The First Seven Years: Physiology of Childhood
In The First Seven Years, Dr. Edmond Schoorel looks at childhood from the perspective of physiological development describes the landscape we encounter when rearing children. It is clear that a one-year-old requires a different approach from that needed to raise a healthy four-year-old, who displays psychological differences, as well as differences in his or her stage of physical and biological development. Meanwhile, the Western lifestyle does not make it easy for young children. They are continuously encouraged to become consumers and to develop a demanding, even commanding, attitudes rather than encountering the world with admiration, wonder, curiosity, and imagination.
The author shows that the first seven years of childhood should occur in a free space without concern or anxiety about the future. During these early years, everything is provisional. Children and their caregivers should be preparing seeds for the child’s future and the future of the world.
The First Seven Years provides the background of this singular period of development. This book is meant to be read by preschool and kindergarten teachers, parents and prospective, grandparents, and anyone who can benefit by knowing more about the principles and secrets of the first seven years.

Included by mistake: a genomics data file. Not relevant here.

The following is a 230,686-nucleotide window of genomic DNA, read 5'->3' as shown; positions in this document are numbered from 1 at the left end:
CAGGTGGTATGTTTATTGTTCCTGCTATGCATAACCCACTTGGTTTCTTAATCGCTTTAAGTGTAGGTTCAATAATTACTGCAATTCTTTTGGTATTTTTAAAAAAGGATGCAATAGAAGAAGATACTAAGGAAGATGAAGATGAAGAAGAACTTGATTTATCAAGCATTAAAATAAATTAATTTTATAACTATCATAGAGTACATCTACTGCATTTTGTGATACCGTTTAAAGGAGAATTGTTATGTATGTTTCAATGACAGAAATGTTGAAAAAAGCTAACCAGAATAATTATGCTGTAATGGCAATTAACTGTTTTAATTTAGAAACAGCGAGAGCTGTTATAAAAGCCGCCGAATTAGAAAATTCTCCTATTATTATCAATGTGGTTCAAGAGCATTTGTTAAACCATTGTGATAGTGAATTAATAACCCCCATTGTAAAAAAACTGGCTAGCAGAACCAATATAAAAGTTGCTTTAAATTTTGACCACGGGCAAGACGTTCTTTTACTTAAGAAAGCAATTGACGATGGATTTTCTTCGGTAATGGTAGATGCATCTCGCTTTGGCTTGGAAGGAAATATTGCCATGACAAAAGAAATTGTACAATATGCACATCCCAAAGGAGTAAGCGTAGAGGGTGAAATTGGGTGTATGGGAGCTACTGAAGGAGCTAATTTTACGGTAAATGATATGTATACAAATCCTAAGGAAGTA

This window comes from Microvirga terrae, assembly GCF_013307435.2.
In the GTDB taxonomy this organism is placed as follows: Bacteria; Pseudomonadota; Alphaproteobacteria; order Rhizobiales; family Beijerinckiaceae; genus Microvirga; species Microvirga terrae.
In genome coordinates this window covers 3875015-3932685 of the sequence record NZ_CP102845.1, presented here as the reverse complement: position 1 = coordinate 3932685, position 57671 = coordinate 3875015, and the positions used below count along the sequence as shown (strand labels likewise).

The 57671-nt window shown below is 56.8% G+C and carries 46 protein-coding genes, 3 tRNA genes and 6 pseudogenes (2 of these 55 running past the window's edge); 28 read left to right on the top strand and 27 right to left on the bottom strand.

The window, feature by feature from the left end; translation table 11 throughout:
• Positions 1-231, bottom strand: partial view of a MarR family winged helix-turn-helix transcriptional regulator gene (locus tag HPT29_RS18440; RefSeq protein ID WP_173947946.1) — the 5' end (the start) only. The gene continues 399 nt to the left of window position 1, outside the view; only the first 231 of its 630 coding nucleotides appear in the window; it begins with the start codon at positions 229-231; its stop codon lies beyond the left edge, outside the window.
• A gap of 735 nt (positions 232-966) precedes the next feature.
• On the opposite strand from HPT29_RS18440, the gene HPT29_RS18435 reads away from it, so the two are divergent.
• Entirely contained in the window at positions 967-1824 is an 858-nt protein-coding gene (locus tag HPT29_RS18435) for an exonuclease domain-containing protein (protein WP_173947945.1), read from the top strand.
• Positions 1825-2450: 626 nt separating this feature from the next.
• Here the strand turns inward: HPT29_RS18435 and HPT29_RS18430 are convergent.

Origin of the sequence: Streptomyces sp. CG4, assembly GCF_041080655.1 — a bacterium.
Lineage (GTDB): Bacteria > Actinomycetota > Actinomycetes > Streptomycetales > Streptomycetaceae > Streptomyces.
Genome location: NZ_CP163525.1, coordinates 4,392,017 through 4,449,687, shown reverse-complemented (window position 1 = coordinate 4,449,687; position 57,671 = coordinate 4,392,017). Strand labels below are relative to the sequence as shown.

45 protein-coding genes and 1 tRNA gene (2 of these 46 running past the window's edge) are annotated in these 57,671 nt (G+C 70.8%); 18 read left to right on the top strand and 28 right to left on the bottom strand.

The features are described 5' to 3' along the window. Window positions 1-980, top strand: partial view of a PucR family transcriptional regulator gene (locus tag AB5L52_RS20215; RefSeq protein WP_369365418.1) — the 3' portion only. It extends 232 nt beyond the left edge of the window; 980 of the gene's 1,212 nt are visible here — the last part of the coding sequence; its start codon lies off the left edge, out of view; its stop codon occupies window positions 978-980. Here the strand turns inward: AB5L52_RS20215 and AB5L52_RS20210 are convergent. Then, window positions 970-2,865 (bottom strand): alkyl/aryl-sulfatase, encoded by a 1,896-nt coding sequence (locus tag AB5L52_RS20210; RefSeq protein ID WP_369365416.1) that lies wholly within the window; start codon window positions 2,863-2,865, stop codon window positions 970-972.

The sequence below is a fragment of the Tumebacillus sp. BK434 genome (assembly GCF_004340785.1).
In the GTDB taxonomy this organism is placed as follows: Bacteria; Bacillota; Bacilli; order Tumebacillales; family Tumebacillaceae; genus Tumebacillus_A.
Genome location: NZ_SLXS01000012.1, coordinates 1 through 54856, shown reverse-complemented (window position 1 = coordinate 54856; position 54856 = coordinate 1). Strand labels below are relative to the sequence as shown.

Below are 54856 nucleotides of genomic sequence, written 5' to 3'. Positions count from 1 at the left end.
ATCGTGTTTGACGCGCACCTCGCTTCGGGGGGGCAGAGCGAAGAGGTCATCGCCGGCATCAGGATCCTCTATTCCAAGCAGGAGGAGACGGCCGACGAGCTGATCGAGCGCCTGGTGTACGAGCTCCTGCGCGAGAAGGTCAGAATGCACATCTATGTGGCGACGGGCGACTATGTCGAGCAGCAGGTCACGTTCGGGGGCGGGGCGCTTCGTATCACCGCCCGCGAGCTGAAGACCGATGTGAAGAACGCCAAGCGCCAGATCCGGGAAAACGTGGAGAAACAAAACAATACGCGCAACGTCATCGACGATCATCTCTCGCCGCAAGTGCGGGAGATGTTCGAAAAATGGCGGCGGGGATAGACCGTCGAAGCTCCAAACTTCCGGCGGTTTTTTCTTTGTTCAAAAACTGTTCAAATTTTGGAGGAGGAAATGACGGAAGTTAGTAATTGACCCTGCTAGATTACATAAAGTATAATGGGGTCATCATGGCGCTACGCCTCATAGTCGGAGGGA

A few of the topics addressed:
- The Importance of the First Seven Years for the Rest of Life
- Becoming Human: Walking-Speaking-Thinking
- Education of the will: imitation and habits
- reverence and imagination
- childhood diseases: a transformation of heredity
- naughtiness and curiosity
- forgetting and remembering
About the Author
Edmond Schoorel, born in 1947 in Indonesia, is a pediatrician in The Netherlands. He treats children in a community hospital and in his own practice, working with a child psychiatrist and other therapists, all of whom follow an anthroposophic approach. Dr. Schoorel has a special interest in the interaction in child development between what comes from the environment, what comes from heredity, and what comes from individual children themselves.